A DRUNKEN knifeman threatened to stab a terrified barmaid after turning up at a pub and setting fire to a wheelie bin nearby.

Burnley Crown Court heard how disgruntled regular customer, Jack Brooks, 21, had been banging on every window at the Victoria Inn on Colne Road in the town in the early hours of January 18.

Police arrived to find him leaning against the blazing bin.

Brooks, of Walsden Grove, Burnley, had admitted possessing an offensive weapon and arson and had been committed for sentence by magistrates.

The defendant, who has 26 offences on his record, was given 12 months in prison, suspended for a year, with 12 months supervision, the Resolve programme and 180 hours unpaid work.

Stephen Parker, prosecuting, said Brooks had been friendly with Kirsty McConnell, the cousin of the pub's manager.

In the early hours, the manager went to see if she was at Brooks' house and he seemed put out by that. She went back to her pub to find her cousin had returned.

The defendant then armed himself with a knife and went to the pub.

Barmaid Tracy Singleton heard him shouting outside and told him to go home. She locked the door.

Ms Singleton looked through the window and saw him holding a knife in his hand above his shoulder. He was shouting: “I'm going to stab you." She was very frightened and closed the curtains.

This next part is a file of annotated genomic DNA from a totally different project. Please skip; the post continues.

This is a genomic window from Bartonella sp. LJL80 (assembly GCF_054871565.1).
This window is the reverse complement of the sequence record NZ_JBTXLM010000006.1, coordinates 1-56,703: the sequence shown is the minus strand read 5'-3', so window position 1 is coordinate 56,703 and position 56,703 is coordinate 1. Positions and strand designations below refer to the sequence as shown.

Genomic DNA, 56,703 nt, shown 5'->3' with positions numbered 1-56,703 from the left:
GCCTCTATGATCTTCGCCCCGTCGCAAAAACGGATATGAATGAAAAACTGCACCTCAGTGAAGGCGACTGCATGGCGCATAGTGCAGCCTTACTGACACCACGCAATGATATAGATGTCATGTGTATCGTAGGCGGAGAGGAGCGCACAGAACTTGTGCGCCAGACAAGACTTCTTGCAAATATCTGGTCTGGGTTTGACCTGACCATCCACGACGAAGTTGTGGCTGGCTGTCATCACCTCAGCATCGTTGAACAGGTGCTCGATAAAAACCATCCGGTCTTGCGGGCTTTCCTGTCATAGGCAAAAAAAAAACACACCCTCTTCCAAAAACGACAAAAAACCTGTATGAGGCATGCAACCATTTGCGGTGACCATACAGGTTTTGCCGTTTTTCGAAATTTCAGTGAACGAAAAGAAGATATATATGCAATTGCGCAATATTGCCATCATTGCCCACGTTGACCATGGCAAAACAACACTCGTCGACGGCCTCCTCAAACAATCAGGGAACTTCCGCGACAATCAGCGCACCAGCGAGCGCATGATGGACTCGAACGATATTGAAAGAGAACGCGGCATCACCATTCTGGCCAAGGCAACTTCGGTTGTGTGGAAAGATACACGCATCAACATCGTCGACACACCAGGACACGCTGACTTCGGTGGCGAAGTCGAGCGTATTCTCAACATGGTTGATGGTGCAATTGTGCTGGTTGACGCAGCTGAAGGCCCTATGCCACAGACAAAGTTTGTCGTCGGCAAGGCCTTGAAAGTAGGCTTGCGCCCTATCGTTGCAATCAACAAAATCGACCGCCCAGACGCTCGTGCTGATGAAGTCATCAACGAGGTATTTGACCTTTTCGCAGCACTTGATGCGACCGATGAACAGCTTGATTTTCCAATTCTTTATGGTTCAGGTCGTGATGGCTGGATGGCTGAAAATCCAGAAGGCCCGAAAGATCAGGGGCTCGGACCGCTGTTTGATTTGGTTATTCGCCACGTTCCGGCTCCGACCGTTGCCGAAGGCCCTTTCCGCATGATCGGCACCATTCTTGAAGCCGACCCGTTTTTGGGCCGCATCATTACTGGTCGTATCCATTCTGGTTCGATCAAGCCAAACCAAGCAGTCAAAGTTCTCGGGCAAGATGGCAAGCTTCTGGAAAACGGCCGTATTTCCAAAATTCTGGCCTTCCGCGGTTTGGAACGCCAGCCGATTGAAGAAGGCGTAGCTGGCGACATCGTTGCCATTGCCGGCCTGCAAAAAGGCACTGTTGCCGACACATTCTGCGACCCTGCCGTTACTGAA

The bar manager heard the shouting and banging and heard her colleague yelling: “It's Jack. He's got a knife."

She phoned the police and officers arrived to find the defendant leaning against a large, metal, industrial refuse bin and rubbish bags inside were on fire. A small paper fire was also on the ground. Brooks was arrested and handed police a lock knife.

Mr Parker said: “The fire was quickly put out, but clearly had potential."

The prosecutor said the defendant was interviewed and said he had gone to the pub to speak to Miss McConnell and didn't recall producing the knife. He accepted he had had it with him but denied saying: "I am going to stab you."

Brooks accepted he started the fire in the wheelie bin and said he intended to just let it burn out.

Mr Parker added: "He denied intending to burn the pub down or cause harm."

Sentencing, Recorder Andrew Long said he was giving the defendant a chance and said: "All arson offences are extremely serious because fires have a way of getting out of control and terrible tragedies follow thereafter and just because you were drunk is no excuse whatsoever."

But, he added, Brooks had stopped drinking and sought help, his employers thought a lot of him and he was back at home with his parents who, hopefully, were keeping an eye on him.